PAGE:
Here, the Measures include a significant departure from the earlier draft Provisional Measures: they now adopt a requirement that before offering franchises, a franchisor must first establish and operate two company-owned units in China for more than one year. Similar requirements have generally not been favored in other countries, because they impose an unnecessary burden upon a franchisor while the results of the company-operated units may not provide a true indication of whether the business model will work for a franchisee. This provision in the Measures reflects a similar requirement that is included in the draft Regulation and appears to reflect the concern, as observed above, that Chinese regulators have with foreign franchisors that do not have any presence in China.

3. Disclosure Obligations

The disclosure obligations that were included in the Provisional Measures are not significantly changed in the Measures. While these disclosure obligations are not excessively onerous, some of the requirements remain ambiguous and raise practical concerns. For example, the requirement that a franchisor must disclose its franchisees’ "operational results" still remains one of the most troubling disclosure obligations.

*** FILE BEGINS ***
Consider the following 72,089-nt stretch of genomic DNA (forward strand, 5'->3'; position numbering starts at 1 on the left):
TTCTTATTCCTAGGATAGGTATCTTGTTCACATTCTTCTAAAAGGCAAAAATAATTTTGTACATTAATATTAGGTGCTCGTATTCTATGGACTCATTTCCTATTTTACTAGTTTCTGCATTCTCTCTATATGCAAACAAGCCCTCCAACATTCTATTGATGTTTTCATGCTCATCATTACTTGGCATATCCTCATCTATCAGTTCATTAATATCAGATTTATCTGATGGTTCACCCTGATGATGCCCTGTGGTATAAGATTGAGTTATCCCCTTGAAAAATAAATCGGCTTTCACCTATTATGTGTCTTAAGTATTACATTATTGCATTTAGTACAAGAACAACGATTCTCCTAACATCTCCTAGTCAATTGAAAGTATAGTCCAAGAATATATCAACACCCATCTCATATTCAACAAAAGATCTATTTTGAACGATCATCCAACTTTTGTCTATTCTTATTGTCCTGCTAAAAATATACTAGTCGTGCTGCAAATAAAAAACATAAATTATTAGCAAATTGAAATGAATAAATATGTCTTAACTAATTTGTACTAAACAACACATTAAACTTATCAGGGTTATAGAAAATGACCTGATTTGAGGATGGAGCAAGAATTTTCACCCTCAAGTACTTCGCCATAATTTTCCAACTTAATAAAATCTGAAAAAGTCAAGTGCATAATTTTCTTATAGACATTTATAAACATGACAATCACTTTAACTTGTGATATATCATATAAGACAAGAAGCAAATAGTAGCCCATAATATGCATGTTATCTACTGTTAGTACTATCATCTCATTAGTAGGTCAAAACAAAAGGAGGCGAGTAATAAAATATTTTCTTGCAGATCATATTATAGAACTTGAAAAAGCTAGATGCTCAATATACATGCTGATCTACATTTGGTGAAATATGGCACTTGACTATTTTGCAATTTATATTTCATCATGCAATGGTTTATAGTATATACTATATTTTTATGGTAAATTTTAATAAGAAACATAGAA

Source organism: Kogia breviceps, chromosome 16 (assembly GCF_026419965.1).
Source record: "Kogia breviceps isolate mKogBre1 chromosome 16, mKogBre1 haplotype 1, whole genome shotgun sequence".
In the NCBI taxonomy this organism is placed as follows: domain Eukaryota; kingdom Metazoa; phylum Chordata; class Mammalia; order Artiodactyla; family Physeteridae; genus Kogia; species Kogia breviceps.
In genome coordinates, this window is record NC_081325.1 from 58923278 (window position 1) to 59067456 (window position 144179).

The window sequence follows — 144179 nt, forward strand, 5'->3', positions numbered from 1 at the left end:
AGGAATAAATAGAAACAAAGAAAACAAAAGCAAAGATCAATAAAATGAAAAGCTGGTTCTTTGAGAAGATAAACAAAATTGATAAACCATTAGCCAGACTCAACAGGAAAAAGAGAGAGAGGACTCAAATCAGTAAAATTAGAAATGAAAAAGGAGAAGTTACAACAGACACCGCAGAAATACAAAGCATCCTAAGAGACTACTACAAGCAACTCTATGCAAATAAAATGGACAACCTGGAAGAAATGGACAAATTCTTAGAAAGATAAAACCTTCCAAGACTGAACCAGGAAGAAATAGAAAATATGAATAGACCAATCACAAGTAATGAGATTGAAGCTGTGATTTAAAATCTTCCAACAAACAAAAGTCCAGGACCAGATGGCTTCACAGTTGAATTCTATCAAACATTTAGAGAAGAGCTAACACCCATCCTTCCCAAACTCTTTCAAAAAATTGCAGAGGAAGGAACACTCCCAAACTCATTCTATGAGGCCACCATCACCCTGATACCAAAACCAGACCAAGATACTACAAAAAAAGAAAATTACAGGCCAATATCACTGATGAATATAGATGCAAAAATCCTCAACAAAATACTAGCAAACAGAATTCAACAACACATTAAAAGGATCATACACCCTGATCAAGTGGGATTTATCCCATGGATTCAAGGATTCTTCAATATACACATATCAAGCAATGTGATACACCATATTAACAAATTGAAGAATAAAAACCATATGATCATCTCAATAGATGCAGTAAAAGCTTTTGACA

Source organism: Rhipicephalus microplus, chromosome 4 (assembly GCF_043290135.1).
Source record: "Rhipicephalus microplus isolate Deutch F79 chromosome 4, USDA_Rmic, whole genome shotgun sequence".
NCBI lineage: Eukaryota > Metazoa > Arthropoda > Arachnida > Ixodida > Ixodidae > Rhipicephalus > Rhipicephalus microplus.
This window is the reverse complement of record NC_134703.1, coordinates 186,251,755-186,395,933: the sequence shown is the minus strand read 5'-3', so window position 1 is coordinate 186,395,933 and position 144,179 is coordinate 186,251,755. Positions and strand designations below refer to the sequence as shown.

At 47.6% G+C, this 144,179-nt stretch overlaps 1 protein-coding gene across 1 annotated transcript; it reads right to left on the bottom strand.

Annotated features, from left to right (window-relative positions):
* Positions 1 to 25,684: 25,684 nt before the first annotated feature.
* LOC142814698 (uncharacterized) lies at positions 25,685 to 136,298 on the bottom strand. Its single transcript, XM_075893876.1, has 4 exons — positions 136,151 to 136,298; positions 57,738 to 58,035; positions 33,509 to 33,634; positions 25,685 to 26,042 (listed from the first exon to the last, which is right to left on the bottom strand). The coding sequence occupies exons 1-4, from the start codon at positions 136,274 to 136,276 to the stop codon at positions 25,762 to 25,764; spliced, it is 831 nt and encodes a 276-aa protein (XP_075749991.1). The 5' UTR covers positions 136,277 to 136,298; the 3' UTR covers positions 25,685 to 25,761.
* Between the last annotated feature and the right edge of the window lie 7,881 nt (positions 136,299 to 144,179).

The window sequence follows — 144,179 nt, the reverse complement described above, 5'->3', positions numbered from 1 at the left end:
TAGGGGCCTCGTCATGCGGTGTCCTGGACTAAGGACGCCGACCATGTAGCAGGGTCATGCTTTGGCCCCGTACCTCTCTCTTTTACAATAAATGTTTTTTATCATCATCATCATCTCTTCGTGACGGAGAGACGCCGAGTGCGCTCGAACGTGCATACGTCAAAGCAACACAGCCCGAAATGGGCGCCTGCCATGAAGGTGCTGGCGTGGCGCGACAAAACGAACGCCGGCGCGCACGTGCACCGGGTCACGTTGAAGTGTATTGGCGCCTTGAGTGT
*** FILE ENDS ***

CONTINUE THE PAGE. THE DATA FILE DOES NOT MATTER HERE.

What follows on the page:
The Measures add another troublesome disclosure obligation: the franchisor is required to make any disclosures "requested by a franchisee." First, it is unclear what is meant by use of the term "franchisee" in place of the term "prospective franchisee." It will certainly be very worrisome if an existing franchisee can decide what a franchisor should disclose to a prospective franchisee. Even if the term is clarified as referring only to a "prospective franchisee," the provision remains a concern. The disclosure obligations enumerated under the Measures are obligations imposed by a government agency. It would be highly disruptive to give a prospective franchisee, a private party, the right to enlarge the list of such obligations under the regulatory scheme.

The one improvement over the Provisional Measures is the clarification that the litigation history need only go back five years, and the requirement to disclose "disputes" is dropped. While we still view this requirement as overly broad, we are somewhat relieved that the disclosure obligation is at least manageable in practical terms.

Not surprisingly, the Measures now grant a private cause of action to a franchisee for its economic losses caused by a franchisor’s misrepresentation or omission. This provision, together with the ambiguous disclosure obligations, underscores the importance of careful preparation of the disclosure document.

4. Franchisor-Franchisee "Relationship" Issues